Work by two new members of the Hope College art faculty is featured in the gallery of the De Pree Art Center through Friday, Feb. 6.

The exhibition, featuring ceramics by Israel Davis and paintings by Katherine Sullivan, opened Jan. 9.

The De Pree Art Center is located on Columbia Avenue at 12th Street. The gallery is open Monday-Saturday from 10 a.m. to 5 p.m. and Sunday from 1 p.m. to 5 p.m. The gallery is handicapped accessible. Admission is free.

The exhibition reflects the modern conception of artworks as art objects themselves and not only as a means of conveying images, according to curator John Hanson of the Hope faculty.

"Prior to the modern period, artists conceived of the canvas or panel on which they were painting as a transparent window into another reality. The viewer was intended to suspend disbelief by erasing the art object, and focusing attention on the distant reality that the artist had cunningly recreated," said Hanson, who is director of the De Pree gallery and an assistant professor of art history, in his curator's overview for the exhibition. "For modern artists, artworks became art objects, whether they were images or not."

"We see this in Katherine Sullivan's paintings, especially in her choices of color," he said. "Although her subject, the human figure, is ancient and academic, the startling combination of, say, vermilion and aqua turns the pieces into insistent objects in our environment."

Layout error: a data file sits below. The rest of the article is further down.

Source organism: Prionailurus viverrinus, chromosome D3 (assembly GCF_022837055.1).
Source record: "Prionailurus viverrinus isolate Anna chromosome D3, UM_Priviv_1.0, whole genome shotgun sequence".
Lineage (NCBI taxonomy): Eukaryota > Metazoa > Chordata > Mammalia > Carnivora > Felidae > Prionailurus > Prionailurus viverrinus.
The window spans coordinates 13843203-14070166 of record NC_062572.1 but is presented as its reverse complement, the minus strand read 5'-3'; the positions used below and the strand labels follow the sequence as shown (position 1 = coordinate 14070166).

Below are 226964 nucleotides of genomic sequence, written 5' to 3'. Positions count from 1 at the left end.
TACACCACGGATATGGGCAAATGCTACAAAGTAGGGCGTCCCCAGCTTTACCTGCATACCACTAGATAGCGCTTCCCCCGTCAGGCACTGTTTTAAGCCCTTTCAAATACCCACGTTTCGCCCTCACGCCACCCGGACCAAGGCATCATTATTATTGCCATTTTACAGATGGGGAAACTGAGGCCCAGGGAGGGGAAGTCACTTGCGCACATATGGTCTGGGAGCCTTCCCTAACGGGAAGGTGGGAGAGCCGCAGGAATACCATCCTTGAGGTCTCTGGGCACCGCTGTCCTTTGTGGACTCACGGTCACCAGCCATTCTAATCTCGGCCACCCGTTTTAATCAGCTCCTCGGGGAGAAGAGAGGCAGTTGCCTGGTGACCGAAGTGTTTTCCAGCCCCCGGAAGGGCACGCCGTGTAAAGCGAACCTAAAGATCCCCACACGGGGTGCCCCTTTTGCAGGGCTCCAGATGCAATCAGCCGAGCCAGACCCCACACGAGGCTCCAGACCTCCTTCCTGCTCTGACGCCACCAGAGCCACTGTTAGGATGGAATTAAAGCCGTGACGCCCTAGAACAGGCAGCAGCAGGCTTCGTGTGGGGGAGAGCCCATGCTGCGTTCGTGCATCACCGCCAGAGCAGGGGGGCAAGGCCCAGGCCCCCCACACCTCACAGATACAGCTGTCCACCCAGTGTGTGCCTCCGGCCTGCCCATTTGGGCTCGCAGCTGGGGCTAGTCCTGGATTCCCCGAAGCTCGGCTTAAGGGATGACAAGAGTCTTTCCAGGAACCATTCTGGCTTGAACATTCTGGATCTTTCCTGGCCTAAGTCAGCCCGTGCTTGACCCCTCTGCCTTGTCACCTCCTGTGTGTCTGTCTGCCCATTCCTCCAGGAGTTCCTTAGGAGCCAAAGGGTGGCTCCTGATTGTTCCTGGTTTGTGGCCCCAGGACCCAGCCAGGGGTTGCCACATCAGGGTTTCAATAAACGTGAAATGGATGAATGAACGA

"Davis' work crosses more than one boundary. To begin with, it blurs the distinction between decorative art and fine art," he said. "The tradition of painted ceramics has a long and distinguished tradition, of which Davis is a 21st-century proponent. The fact that the objects are not functional, and moreover hang on a gallery wall make them fine art objects, illustrating the inadequacy of the distinction in the first place."

"Davis also blurs the distinction between image and object," Hanson said. "These hefty pieces of earth, with their rough edges and curved surfaces, remind us constantly that we are dealing with an object first, and an image second."

Davis and Sullivan both joined the art faculty at the beginning of the school year.

Davis is a part-time lecturer who has also taught in Iowa City, Iowa, and in Chicago, Ill. He has exhibited in group and solo shows in Iowa, Virginia, Illinois and North Carolina. He has received honors including the University of Iowa Fine Arts Council Grant and a scholarship from the National Council on Education for the Ceramic Arts. He received his B.F.A. from the School of the Art Institute of Chicago, and his M.F.A. from the University of Iowa.

Sullivan is an assistant professor who has also taught in Boston, Mass., and Philadelphia, Pa. She has exhibited widely in both group and solo shows in Michigan and Massachusetts. Among her distinctions are the William J. Branstrom Prize for Academic Excellence from the University of Michigan, where she completed her B.F.A., and the Richard Ryan M.F.A. Award from the Boston University.